Sleep Monitors: Do We Need Them?

Wearable technology has boomed in the last few years, and quite understandably: when it comes to monitoring your activity, wearable devices are a no-brainer. But sleep monitors are a little more complicated.

More and more people subscribe to the concept of the Quantified Self - using data to interpret our lives, rather than philosophies or ideas. Wearable devices generally, and sleep monitors particularly, align nicely with this school of thought.

Until not so long ago, the only way to monitor your sleep was to get medically checked at a sleep clinic. Sleep clinics use a multitude of devices to determine the quality of your sleep, which wearable devices cannot compete with in their current form. But many people are singing these devices' praises. So what is the right answer? Do sleep monitors actually work? And if so, who are they good for?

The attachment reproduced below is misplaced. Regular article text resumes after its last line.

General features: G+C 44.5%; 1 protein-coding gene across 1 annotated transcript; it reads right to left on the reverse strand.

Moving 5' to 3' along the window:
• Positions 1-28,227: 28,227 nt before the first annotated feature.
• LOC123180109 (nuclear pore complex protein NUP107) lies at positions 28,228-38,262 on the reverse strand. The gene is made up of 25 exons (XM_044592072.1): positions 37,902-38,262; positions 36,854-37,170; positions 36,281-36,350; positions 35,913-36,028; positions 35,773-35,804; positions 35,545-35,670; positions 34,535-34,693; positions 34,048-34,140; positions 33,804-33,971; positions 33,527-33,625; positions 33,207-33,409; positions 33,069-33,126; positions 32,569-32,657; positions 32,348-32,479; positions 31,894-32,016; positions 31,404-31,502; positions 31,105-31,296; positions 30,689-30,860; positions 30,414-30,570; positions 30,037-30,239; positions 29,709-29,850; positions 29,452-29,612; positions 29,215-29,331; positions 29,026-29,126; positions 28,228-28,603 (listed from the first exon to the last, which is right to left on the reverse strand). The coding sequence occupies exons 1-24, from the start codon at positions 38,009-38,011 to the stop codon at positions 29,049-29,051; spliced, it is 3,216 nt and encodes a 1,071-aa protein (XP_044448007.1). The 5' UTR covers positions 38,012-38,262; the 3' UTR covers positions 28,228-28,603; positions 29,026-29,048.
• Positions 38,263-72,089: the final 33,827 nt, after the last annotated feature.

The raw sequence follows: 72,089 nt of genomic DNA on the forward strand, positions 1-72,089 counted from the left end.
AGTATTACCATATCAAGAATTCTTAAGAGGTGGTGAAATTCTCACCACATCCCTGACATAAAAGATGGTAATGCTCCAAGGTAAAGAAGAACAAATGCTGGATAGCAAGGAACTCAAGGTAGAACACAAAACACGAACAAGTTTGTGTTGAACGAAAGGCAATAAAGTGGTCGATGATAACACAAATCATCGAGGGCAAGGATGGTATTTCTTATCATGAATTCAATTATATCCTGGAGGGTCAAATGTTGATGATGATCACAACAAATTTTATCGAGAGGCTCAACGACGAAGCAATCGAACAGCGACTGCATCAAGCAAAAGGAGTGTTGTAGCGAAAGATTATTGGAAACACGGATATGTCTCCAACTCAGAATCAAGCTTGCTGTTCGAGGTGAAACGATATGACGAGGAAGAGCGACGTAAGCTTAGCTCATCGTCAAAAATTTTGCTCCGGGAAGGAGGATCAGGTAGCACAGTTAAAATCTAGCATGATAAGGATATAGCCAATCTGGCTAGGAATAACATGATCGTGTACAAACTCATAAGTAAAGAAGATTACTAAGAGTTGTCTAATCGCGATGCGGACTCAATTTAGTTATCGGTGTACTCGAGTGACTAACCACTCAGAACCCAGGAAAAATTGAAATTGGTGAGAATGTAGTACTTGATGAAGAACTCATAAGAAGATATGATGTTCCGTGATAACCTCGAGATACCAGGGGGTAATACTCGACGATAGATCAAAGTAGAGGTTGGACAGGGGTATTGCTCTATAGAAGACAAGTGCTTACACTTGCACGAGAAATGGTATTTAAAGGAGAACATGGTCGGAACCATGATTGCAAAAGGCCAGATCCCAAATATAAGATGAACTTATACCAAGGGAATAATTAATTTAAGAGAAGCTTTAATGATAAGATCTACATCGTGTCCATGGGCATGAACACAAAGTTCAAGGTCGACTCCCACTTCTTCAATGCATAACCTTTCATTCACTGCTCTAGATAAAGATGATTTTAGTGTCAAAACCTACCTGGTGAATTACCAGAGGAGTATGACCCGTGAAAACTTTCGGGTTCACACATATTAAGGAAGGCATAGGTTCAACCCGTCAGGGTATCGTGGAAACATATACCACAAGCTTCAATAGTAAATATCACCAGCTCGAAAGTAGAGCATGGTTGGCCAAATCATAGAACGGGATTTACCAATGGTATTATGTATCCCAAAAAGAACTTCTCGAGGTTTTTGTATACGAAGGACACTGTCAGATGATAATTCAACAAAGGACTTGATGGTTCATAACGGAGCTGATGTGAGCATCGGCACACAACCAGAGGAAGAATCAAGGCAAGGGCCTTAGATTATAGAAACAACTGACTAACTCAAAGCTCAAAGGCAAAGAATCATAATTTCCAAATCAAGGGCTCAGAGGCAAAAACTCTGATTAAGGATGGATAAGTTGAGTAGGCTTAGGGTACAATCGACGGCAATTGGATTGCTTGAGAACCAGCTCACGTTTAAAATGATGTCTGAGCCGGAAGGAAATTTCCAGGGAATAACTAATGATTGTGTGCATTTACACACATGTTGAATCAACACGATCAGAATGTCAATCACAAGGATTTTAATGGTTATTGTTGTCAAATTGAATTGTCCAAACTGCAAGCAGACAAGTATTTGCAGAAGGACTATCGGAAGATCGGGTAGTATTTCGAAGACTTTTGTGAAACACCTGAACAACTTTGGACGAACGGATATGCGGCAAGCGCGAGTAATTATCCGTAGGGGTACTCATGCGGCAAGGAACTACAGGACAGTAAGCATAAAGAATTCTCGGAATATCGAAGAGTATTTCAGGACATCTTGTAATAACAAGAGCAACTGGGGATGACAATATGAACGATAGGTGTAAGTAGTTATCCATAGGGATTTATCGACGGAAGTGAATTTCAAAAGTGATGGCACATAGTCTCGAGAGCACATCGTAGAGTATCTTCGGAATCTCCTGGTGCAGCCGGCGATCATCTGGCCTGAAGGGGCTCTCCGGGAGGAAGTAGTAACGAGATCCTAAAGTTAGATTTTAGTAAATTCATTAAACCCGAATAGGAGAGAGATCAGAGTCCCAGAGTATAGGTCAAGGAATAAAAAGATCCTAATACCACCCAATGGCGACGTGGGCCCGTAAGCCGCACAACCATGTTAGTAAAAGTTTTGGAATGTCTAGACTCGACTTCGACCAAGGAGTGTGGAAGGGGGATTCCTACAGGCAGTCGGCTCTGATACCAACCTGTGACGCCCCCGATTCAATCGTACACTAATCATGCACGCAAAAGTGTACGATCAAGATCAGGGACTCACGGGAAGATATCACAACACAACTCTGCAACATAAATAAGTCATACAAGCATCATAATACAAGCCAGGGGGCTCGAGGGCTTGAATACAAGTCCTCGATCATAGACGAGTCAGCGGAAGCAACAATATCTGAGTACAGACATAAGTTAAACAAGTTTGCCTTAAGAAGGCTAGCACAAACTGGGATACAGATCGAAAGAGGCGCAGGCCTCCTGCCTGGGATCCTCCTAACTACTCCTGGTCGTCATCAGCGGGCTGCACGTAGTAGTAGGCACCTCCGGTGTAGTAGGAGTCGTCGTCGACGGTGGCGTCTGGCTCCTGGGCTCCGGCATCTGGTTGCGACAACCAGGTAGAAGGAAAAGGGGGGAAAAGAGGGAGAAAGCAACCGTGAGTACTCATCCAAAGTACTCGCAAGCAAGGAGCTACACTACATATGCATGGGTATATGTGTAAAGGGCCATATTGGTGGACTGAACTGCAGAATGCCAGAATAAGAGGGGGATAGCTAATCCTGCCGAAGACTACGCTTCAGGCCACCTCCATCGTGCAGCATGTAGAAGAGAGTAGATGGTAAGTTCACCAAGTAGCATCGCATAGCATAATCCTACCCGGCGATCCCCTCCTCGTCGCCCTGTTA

Why is sleep important?

In order to properly delve into these questions, we wanted to understand more about sleep in general. Most sleep scientists divide sleep into 4 main stages: Stage 1, 2, 3, and REM.

  • Stage 1 is the choppy part at the start of your sleep. You don't spend much time in that phase, and therefore most sleep monitors forego taking note of it altogether.
  • Stage 2, or Light Sleep, is the main part of your night's sleep, comprising of more than half the night. In this stage, your body is asleep but can easily be woken up, and it allows your body to process memory and emotion, as well as help your metabolism.